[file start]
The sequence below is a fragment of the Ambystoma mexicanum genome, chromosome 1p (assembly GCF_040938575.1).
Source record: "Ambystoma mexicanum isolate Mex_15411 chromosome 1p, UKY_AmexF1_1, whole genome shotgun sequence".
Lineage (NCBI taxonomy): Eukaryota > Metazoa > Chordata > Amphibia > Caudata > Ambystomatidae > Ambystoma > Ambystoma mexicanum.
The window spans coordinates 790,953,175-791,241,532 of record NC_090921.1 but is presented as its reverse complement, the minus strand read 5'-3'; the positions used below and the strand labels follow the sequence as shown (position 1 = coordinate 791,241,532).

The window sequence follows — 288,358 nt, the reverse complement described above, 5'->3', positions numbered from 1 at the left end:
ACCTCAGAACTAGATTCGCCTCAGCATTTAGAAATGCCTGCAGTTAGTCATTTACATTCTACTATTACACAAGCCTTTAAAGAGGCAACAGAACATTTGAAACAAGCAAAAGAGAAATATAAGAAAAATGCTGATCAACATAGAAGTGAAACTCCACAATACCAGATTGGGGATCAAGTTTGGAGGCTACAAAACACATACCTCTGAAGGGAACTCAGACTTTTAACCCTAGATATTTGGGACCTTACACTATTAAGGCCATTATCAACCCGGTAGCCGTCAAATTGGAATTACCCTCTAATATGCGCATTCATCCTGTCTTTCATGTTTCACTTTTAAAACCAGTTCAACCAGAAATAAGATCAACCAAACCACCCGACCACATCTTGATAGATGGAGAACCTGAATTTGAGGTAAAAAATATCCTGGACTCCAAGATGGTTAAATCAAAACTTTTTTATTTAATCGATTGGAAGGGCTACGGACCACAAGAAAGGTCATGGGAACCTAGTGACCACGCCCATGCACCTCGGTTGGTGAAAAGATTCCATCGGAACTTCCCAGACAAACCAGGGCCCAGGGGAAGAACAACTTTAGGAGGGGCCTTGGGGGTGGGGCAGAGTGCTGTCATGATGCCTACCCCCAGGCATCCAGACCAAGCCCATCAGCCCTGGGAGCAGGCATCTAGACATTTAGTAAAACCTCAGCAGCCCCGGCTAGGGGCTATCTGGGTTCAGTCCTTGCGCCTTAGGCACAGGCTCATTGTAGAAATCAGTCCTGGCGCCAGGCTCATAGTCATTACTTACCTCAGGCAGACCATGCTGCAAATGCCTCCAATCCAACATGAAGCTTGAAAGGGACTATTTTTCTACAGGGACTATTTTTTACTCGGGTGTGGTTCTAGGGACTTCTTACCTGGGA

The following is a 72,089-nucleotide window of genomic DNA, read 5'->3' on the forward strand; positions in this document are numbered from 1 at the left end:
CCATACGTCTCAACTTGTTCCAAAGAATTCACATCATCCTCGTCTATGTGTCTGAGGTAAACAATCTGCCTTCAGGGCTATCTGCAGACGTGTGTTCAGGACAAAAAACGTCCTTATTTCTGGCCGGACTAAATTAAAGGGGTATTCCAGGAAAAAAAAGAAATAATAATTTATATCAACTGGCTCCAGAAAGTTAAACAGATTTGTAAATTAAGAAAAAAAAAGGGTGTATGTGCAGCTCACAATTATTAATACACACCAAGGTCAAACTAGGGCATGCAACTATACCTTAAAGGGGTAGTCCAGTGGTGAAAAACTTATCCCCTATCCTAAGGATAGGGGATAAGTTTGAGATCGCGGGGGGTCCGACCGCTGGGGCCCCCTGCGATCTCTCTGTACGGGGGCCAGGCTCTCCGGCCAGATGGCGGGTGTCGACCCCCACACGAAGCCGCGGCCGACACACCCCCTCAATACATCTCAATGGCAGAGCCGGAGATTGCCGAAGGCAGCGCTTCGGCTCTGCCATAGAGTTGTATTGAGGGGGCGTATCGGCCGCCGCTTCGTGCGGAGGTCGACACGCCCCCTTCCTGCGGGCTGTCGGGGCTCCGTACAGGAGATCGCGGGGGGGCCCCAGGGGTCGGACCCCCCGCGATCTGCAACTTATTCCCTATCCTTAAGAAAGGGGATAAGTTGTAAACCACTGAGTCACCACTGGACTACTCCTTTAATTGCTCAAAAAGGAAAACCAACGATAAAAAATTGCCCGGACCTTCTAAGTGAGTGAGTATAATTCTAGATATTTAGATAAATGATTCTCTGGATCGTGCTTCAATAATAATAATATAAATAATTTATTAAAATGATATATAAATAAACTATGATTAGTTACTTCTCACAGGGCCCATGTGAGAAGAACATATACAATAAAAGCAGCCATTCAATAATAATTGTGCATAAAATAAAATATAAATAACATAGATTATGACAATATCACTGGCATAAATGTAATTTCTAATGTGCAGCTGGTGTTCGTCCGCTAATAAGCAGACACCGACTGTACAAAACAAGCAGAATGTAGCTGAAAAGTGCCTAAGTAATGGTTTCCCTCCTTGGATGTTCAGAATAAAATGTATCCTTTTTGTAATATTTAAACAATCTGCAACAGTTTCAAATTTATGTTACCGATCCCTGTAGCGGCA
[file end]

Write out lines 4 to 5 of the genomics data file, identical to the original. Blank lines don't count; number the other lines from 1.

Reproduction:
The window spans coordinates 790,953,175-791,241,532 of record NC_090921.1 but is presented as its reverse complement, the minus strand read 5'-3'; the positions used below and the strand labels follow the sequence as shown (position 1 = coordinate 791,241,532).

The window sequence follows — 288,358 nt, the reverse complement described above, 5'->3', positions numbered from 1 at the left end: